As the Malayali Catholic organisations and their chaplains were not much interested in promoting the identity and individuality of Syro Malabar Church, widespread liturgical abuses prevailed in the Syro Malabar communities in the UK. The celebration of Holy Eucharistic Liturgy in its proper form with dignity, sacredness and ecclesial sense was not on the top of the priorities. Most of the visiting Bishops and celebrity preachers explicitly disobeyed the unanimous decisions of the Holy Synod concerning the celebration of the Holy Eucharistic liturgy[11]. Their main excuse was that they are following the local customs. The local Roman Catholic Bishops and certain learned English Priests were astonished about the ignorance and indiscipline even among the visiting Bishops. Even in a Latin rite Church in Central Manchester where all the Eucharistic liturgies were celebrated ad orientum (Tridentine mass), the Syro Malabar Chaplains celebrated Holy Qurbana there ad populum showing that they were not following the local custom but their own personal and sectarian interest.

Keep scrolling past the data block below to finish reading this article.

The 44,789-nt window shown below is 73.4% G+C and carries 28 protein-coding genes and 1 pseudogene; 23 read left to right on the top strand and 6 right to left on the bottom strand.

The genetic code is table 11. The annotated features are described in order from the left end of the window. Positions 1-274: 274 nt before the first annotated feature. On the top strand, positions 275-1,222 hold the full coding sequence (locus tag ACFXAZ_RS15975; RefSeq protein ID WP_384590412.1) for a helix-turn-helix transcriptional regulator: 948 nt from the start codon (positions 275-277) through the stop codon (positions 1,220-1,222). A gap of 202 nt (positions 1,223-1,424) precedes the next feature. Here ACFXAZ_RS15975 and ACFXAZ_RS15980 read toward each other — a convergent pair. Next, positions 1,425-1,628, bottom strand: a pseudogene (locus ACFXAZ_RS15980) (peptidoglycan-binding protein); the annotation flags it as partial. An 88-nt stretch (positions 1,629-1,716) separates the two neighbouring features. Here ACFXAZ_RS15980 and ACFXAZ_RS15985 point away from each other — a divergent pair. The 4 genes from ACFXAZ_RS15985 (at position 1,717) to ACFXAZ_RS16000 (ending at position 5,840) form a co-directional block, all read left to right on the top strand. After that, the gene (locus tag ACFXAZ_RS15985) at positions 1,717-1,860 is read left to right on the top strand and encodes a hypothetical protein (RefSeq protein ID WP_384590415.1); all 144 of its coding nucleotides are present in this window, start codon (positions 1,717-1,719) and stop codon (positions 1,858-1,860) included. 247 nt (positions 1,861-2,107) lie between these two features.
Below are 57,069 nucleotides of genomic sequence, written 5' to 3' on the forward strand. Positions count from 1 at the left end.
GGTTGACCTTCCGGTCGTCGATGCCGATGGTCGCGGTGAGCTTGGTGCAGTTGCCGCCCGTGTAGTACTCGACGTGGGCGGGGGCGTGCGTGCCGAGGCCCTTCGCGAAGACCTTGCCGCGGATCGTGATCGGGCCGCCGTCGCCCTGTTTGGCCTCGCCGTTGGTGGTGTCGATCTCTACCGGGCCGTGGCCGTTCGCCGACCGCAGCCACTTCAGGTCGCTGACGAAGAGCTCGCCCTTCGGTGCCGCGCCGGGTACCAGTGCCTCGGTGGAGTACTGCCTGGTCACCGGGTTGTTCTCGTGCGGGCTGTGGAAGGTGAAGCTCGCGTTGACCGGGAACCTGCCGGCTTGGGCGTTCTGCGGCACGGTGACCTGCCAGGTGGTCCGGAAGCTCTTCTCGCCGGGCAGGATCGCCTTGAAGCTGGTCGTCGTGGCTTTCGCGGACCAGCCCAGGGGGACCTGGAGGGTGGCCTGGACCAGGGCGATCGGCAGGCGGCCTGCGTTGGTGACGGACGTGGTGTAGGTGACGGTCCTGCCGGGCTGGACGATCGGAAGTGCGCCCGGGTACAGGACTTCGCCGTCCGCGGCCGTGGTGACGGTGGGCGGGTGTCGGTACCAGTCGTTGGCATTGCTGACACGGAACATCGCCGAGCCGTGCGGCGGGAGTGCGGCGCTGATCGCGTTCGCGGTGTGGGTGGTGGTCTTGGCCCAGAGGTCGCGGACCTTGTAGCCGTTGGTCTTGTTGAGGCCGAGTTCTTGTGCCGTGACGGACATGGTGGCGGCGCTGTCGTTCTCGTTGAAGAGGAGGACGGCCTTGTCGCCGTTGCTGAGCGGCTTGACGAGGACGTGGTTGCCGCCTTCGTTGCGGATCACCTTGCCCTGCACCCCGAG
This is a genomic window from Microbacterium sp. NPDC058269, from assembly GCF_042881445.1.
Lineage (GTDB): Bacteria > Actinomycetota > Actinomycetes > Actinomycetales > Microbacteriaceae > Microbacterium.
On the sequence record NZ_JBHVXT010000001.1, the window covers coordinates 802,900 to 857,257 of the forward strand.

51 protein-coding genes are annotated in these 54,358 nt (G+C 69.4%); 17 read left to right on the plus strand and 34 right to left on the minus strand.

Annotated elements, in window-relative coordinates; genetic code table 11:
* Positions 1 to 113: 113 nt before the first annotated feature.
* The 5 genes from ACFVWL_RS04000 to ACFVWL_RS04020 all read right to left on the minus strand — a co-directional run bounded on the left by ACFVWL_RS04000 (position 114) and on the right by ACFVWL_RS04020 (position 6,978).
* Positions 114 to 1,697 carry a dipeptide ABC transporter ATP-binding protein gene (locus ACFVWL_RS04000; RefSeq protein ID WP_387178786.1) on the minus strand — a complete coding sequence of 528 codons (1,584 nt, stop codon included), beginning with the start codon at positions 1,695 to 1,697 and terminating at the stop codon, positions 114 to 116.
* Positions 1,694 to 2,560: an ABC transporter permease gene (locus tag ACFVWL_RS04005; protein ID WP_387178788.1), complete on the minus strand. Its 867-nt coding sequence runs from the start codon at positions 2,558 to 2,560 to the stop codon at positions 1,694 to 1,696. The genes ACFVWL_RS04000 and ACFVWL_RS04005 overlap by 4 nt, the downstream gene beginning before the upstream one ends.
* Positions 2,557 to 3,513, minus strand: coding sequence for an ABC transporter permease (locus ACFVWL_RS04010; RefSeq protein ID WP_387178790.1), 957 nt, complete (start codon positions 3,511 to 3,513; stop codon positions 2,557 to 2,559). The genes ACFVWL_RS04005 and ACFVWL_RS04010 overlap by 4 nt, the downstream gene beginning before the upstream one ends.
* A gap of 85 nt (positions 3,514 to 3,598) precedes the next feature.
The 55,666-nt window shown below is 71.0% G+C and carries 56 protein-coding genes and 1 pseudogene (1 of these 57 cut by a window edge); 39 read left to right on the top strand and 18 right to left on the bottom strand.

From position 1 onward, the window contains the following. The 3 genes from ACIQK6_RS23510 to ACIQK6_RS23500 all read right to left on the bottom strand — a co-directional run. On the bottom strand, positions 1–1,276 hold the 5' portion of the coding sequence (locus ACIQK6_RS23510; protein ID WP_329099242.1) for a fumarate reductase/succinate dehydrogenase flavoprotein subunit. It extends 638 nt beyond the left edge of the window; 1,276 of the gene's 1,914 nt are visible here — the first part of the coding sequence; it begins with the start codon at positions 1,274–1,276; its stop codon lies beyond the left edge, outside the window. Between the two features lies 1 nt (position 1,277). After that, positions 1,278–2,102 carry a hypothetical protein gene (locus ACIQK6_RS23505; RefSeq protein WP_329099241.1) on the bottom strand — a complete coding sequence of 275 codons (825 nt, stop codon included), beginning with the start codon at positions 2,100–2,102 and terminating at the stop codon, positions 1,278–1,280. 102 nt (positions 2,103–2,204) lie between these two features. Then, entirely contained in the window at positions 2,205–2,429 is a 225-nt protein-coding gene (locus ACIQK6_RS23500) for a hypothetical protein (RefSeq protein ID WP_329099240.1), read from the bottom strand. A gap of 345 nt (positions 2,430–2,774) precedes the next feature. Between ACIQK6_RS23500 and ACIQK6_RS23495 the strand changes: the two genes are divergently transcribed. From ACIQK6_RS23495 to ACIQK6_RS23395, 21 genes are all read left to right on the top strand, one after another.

The faithful were sad about this anarchy and indiscipline. Many letters were sent to the Syro Malabar Chaplains, Holy Synod of Syro Malabar Church and even to the local Roman Catholic Church to facilitate the proper celebration of the Holy Qurbana and to promote the identity of the Church as a particular church and spirituality. Cardinal Vincent Nicholls, the President of the Catholic Bishops Conference of England and Wales even acknowledged this need in 2014 and commented that all the  Chaplains and visiting priests should adhere to the approved norms of the Holy Synod in celebrating the Holy Eucharistic liturgy[12]. But abuses and indiscipline continued renouncing the decisions of the Holy Synod of Syro Malabar Church and instructions of the local Roman Catholic hierarchy.

Lights of Hope